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During my 38 years in general practice, I often went to New South Wales, and I did some locum work off and on. On one occasion I worked for 4 weeks in an isolated area, relieving a doctor who needed time off in order to address his alcohol addiction. Getting registration as a medical practitioner in the state of New South Wales was easy. The experiences were enriching.In retirement, which began when I was 60, I did locum work for periods of one day up to one month, in many parts of New Zealand. Adding them all up, they come to about thirty-five or more different practices. That is to say, 35 doctors who could take a break. I was made aware of just one complaint against me, and that arose when an incompetent nurse failed to give me an item of information.When I was 65, a solo GP in the Hutt Valley rang me to say that he had tried all over, and that unless I could do a couple of weeks for him, he would be unable to have a summer holiday. More recently I talked to a young doctor in solo practice in an adjacent area. He told me what he was obliged to pay a locum for 1 day's work and the figure was not far short of what I used to be paid for 3 days. That's inflation, up to a point, but there is more to it than that.Older doctors like me began to move out when re-accreditation moved in. Neither the Medical Council, having entered into an expensive unholy alliance with bpac, nor the Royal New Zealand College of General Practitioners, bent on turning doctors into angels of light and learning at a price, thought things through. Older GPs might need cataract surgery and a hearing-aid, but they do not need any more tick-a-box education. One general practitioner, himself old and desperate for relief, told me that he would hire for a short time anyone who could demonstrate his ability to hold a pen. In a group practice, one can ask another doctor for advice, there is the chemist along the street, and the practice nurse, and short-term locums almost never have to initiate a long-term treatment.I'm long gone, and locums may be in plentiful supply, but I now have some idea what they charge, and that has to show up in the fee demanded of the patient. An older doctor might settle for less, and he'll be no better for being pumped up on bpac. However, he doesn't need the money from the job, he only wanted to get out of the house, and now that he's been bpacked off the Medical Register, he'll be off to the beach.Roger M Ridley-SmithRetired GP Wellington, New Zealand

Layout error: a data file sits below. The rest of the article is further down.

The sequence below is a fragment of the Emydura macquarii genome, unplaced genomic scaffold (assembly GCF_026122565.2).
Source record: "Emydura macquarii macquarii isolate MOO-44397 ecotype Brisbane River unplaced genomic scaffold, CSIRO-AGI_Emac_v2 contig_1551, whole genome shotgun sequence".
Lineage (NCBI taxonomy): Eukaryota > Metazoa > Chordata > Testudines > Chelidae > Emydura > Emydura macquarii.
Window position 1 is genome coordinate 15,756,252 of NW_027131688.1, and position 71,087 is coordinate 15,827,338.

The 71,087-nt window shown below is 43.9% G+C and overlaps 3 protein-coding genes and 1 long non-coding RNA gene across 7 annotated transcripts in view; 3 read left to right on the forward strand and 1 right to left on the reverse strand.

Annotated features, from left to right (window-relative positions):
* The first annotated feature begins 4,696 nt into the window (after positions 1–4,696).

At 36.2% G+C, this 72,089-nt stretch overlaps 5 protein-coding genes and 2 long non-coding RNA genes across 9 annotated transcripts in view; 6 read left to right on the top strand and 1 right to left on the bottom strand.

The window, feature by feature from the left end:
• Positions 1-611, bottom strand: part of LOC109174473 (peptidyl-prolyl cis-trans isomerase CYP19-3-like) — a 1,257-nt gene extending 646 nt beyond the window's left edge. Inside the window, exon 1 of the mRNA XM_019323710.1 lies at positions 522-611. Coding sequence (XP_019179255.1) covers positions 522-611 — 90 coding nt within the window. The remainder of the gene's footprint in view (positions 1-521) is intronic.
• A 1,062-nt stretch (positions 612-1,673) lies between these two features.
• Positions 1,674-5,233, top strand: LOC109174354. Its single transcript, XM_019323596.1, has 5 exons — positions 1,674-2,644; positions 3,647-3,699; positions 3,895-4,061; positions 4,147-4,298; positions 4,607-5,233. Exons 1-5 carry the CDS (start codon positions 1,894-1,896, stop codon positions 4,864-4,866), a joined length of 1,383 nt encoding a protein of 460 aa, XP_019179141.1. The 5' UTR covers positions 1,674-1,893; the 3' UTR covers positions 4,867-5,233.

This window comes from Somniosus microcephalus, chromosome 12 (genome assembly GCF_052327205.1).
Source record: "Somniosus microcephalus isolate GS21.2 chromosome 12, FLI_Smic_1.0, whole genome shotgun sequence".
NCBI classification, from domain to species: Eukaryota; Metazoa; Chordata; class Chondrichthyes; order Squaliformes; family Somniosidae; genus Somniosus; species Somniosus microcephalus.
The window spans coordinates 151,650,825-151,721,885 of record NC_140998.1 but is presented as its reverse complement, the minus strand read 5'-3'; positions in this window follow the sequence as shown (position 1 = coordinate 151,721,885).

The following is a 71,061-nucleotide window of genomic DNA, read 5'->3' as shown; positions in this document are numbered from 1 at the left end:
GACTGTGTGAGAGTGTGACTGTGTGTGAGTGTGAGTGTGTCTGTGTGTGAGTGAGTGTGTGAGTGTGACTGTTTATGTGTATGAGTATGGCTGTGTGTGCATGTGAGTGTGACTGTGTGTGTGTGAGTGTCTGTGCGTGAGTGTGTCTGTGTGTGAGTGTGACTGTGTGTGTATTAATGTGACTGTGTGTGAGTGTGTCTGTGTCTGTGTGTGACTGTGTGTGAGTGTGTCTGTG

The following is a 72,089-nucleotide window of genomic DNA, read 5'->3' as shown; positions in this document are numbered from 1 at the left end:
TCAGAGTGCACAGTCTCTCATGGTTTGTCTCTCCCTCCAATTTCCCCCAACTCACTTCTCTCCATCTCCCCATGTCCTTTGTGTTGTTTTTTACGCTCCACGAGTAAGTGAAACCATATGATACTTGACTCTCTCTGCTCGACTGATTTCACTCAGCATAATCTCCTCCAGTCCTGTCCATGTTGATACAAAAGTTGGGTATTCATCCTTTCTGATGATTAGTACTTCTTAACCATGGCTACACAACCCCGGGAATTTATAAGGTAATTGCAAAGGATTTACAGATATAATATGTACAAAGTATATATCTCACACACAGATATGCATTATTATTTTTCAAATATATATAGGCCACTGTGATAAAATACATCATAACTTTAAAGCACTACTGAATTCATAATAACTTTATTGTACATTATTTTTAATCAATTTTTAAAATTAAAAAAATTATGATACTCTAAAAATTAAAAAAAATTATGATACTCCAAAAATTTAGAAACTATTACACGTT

Summary